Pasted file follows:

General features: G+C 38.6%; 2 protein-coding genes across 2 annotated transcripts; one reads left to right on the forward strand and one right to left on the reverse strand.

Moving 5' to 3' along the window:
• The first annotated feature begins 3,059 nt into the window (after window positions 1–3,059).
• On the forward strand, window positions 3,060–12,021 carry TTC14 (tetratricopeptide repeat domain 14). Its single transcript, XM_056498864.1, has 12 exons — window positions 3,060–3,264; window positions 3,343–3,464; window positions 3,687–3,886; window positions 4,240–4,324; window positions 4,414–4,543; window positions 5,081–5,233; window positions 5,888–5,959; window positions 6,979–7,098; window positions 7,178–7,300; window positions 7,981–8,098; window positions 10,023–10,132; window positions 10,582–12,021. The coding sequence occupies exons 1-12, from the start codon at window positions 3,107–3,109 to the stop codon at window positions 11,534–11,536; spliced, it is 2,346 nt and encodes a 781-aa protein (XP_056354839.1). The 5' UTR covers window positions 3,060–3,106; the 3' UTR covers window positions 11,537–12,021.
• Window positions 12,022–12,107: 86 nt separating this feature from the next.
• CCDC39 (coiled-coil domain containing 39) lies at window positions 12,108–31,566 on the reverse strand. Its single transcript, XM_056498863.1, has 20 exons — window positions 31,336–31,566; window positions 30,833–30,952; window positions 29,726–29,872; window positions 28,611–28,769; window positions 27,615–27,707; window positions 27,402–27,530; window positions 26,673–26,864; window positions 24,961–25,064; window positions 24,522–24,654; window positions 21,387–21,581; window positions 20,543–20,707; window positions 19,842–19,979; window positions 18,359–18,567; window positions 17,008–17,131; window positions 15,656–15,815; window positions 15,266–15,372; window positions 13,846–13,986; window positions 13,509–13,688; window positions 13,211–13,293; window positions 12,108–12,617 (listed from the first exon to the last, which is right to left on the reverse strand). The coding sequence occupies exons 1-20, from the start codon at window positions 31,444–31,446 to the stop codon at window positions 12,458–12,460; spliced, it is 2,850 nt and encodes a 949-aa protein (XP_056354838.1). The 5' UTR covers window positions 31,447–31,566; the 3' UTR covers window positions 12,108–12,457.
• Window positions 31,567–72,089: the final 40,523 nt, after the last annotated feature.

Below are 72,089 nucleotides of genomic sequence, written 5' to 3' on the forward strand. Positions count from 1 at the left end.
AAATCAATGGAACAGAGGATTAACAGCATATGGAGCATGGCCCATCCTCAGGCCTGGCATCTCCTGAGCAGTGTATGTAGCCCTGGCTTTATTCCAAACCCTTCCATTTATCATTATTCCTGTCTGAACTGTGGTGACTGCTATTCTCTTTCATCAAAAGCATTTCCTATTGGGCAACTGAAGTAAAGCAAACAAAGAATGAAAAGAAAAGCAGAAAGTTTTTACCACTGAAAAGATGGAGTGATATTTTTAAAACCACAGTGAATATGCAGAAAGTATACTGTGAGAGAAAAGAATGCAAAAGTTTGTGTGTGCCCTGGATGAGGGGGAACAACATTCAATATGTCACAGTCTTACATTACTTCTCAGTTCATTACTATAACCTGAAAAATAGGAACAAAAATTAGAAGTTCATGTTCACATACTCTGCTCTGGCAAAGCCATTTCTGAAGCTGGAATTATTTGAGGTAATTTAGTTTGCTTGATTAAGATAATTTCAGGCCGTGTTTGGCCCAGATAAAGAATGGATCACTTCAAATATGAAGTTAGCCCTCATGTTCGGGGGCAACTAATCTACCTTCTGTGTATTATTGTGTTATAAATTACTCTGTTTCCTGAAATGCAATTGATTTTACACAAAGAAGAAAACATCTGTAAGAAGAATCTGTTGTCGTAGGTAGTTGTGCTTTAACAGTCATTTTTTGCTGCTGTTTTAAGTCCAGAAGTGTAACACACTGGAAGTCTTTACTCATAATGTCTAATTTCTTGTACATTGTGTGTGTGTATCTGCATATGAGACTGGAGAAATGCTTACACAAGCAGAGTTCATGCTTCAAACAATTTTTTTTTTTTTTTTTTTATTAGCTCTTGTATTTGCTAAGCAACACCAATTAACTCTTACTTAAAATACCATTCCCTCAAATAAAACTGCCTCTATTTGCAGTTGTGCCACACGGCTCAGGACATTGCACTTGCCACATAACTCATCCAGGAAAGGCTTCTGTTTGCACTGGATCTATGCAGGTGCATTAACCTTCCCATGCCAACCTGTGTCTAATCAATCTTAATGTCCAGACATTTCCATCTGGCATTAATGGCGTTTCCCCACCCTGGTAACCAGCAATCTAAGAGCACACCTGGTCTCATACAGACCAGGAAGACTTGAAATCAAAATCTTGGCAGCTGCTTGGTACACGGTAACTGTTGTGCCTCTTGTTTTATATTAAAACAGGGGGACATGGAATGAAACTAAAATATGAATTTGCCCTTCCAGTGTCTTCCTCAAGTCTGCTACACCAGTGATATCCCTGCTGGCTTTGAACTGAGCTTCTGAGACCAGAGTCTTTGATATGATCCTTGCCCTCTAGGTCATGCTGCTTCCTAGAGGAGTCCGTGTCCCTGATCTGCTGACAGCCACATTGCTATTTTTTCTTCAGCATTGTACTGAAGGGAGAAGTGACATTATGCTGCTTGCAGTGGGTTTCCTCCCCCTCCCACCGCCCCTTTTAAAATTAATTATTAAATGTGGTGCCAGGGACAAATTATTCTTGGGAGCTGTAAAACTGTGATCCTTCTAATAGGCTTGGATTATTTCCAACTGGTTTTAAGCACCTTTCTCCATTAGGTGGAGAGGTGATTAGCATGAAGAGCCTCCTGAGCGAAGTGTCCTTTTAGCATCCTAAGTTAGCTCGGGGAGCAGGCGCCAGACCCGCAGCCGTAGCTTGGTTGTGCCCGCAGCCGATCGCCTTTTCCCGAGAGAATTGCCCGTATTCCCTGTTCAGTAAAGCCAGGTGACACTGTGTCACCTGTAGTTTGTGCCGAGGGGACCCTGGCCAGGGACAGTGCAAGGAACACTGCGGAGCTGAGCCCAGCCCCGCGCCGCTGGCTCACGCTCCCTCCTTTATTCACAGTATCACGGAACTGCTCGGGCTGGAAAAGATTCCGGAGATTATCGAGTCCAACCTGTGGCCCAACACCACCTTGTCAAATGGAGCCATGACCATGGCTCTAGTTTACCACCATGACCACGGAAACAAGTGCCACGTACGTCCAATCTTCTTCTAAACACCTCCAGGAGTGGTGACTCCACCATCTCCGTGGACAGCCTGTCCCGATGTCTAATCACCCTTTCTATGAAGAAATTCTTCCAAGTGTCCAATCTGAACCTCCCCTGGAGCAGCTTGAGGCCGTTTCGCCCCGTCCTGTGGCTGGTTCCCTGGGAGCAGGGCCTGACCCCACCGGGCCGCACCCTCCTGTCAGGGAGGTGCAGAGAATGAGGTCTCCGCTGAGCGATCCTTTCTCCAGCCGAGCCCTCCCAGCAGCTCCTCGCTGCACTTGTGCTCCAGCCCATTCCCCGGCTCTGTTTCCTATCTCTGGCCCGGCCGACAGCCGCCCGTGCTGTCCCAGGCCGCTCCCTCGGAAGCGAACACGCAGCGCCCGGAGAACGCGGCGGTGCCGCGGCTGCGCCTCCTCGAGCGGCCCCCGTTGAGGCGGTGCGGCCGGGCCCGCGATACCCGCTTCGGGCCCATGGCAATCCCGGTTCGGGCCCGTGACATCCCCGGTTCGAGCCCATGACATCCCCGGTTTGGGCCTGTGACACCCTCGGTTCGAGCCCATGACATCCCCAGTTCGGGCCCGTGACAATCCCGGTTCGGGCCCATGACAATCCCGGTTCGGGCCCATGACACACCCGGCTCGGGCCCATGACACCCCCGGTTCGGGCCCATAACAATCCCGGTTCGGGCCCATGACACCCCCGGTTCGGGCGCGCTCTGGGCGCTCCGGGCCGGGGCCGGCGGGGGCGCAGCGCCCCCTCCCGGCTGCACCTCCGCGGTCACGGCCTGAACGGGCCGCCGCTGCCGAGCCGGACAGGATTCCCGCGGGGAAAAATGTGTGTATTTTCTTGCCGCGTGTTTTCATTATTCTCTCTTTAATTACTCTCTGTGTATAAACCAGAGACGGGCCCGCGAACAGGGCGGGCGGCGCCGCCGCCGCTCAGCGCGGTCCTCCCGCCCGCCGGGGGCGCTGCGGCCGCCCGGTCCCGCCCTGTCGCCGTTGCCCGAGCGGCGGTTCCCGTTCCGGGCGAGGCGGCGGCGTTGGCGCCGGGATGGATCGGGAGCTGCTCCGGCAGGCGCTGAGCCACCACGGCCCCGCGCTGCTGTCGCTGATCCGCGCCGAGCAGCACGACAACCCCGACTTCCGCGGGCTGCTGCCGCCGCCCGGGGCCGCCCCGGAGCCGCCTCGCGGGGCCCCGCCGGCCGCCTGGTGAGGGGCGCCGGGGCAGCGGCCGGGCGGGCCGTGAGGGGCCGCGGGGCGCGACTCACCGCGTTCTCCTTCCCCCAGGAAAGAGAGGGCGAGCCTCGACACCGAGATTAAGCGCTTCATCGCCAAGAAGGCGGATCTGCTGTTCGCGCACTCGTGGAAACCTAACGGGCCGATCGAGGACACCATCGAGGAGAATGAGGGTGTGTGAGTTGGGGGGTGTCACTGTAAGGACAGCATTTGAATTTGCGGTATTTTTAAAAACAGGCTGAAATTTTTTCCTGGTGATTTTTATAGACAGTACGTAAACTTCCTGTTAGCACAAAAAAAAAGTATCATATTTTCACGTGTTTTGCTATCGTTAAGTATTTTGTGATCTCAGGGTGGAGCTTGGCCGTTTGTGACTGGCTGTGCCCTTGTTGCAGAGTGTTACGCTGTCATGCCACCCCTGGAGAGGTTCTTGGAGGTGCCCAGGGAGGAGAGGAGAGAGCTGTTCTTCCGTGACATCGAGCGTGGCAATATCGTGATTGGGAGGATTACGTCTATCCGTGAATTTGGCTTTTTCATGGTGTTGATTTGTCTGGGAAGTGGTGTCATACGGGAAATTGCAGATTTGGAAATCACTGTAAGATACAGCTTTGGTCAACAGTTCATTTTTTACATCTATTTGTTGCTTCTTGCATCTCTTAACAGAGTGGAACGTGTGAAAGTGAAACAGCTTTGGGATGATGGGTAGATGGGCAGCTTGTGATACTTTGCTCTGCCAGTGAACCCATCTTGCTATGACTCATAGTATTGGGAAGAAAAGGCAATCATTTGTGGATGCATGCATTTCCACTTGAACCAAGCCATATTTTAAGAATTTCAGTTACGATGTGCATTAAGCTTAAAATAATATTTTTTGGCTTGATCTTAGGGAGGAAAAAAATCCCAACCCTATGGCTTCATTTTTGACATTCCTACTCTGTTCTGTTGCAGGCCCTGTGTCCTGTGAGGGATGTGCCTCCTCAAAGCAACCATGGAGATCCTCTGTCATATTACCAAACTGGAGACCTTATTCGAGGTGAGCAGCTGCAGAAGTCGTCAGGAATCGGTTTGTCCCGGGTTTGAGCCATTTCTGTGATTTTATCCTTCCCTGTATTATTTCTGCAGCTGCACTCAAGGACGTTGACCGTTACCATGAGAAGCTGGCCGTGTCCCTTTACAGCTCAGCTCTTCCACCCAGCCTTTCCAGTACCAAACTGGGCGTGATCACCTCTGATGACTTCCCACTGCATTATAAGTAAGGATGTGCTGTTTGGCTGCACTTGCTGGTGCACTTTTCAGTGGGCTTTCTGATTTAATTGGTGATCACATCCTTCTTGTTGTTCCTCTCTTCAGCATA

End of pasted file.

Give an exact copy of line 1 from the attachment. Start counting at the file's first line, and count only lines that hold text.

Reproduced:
General features: G+C 38.6%; 2 protein-coding genes across 2 annotated transcripts; one reads left to right on the forward strand and one right to left on the reverse strand.